The complaint also alleges that, as a result of these same provisions in H.B. 2, UNC and DPS are violating the non-discrimination provision of VAWA, which prohibits discrimination on the basis of sex and gender identity. Additionally, the complaint alleges that UNC is violating Title IX, which prohibits discrimination on the basis of sex. These laws apply to recipients of federal funding.
The American Civil Liberties Union, ACLU of North Carolina, and Lambda Legal — who are challenging HB 2 in federal court on behalf of six LGBT North Carolinians and members of the ACLU of North Carolina — applauded the DOJ for taking forceful legal action against a law they called "a targeted and unprecedented attack" on the LGBT community, particularly transgender people.
"The Justice Department has reaffirmed its letter to Gov. McCrory and what we put forth in our complaint when we filed our lawsuit in March," the rights groups said in a statement. "The federal government made clear that HB2’s mandate of discrimination against transgender people violates federal civil rights laws, but McCrory and other political leaders in the state have decided to risk federal funding to maintain that discrimination."
While McCrory has "doubled down on discrimination," the groups continued, "the Department of Justice is living up to its name in seeking to uphold the legal protections for transgender people in the state. But the battle is far from over. We will be fighting in court for our clients until they are treated equal not just in the restrooms but at their jobs and in the community."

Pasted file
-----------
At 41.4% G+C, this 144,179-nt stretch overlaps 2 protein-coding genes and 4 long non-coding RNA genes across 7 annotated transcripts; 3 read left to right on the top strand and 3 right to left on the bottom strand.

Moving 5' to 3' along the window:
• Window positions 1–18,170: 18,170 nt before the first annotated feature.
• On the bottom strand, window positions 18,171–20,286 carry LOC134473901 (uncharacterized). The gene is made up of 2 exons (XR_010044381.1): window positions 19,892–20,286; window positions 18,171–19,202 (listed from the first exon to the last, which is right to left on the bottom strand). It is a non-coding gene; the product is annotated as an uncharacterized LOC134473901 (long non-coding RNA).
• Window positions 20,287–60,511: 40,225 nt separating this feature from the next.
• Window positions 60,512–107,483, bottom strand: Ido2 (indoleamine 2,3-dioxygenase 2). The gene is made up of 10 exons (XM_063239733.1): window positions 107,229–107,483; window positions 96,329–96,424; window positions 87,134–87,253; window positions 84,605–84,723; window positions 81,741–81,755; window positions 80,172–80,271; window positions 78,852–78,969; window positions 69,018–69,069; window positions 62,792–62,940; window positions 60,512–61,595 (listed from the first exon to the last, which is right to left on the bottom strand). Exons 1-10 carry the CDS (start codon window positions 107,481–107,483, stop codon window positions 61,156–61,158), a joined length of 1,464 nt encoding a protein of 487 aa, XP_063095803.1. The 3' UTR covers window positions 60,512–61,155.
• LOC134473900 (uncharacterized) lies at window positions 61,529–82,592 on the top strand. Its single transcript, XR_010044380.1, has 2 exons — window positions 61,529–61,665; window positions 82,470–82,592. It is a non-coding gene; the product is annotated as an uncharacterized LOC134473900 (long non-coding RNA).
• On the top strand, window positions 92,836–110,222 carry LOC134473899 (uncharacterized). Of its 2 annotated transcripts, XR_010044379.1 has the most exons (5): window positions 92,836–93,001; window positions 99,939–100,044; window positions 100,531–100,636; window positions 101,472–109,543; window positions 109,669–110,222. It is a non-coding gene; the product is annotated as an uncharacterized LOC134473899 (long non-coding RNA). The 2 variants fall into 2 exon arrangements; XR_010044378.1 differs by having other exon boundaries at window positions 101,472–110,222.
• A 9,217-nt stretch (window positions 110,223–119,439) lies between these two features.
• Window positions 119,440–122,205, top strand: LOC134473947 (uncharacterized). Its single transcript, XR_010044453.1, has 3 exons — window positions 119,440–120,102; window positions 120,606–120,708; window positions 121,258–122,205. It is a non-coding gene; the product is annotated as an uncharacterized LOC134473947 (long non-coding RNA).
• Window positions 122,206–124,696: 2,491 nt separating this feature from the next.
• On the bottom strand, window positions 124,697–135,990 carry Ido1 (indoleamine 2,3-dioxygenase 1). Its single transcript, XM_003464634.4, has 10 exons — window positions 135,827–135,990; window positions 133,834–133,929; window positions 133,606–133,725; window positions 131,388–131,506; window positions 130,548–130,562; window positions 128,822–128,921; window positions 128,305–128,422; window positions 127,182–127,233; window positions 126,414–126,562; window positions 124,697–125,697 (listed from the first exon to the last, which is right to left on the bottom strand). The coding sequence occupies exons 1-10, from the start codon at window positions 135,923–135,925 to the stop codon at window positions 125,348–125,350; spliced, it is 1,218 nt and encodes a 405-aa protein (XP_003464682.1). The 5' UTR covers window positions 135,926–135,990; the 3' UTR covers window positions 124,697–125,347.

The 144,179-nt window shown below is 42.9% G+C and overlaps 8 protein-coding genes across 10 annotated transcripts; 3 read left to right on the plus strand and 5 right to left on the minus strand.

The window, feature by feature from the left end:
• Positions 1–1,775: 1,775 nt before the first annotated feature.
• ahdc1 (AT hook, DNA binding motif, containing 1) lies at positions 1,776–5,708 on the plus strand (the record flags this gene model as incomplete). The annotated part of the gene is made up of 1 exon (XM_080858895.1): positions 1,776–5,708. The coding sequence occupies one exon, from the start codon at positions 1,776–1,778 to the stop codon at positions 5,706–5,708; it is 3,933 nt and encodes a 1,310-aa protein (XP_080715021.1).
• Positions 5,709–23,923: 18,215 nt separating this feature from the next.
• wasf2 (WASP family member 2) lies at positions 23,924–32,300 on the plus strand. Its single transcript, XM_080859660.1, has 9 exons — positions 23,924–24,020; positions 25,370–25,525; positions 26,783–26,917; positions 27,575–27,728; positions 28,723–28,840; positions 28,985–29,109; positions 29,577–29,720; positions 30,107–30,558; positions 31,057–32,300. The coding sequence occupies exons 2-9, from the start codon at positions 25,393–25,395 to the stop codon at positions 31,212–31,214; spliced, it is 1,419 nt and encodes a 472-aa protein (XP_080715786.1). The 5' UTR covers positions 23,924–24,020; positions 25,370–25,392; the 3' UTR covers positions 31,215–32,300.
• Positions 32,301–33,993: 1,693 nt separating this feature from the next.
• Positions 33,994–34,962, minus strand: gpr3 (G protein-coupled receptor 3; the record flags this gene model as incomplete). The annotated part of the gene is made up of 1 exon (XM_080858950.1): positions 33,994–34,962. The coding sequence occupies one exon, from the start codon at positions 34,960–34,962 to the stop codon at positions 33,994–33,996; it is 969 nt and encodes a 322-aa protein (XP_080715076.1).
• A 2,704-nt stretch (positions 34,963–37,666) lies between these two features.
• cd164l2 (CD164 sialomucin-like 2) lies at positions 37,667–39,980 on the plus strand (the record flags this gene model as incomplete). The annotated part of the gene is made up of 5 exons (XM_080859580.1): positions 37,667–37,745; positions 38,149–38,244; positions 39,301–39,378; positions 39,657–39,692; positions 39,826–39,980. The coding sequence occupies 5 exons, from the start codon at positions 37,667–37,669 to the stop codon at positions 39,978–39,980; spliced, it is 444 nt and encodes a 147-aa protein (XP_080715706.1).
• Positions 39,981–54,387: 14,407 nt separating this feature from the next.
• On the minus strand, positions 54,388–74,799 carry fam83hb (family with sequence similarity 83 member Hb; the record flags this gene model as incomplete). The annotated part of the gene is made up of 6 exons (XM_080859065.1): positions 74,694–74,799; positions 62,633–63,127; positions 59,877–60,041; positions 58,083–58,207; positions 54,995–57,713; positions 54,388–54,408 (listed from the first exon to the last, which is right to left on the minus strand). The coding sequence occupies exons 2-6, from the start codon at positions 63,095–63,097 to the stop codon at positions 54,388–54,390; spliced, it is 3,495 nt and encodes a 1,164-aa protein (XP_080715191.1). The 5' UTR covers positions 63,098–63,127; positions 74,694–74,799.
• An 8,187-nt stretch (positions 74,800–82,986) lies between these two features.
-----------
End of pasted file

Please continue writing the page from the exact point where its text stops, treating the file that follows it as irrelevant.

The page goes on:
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With the governor and state lawmakers on the "wrong side of history," the groups concluded, "There are only two ways to reverse this terrible damage: The state should repeal this discriminatory law or the courts should strike it down."
During her remarks, Lynch spoke directly to North Carolina residents:
Lynch also asked to speak directly to the state's transgender community, saying, "Some of you have lived freely for decades. Others of you are still wondering how you can possibly live the lives you were born to lead. But no matter how isolated or scared you may feel today, the Department of Justice and the entire Obama Administration wants you to know that we see you; we stand with you; and we will do everything we can to protect you going forward. Please know that history is on your side. This country was founded on a promise of equal rights for all, and we have always managed to move closer to that promise, little by little, one day at a time. It may not be easy – but we’ll get there together."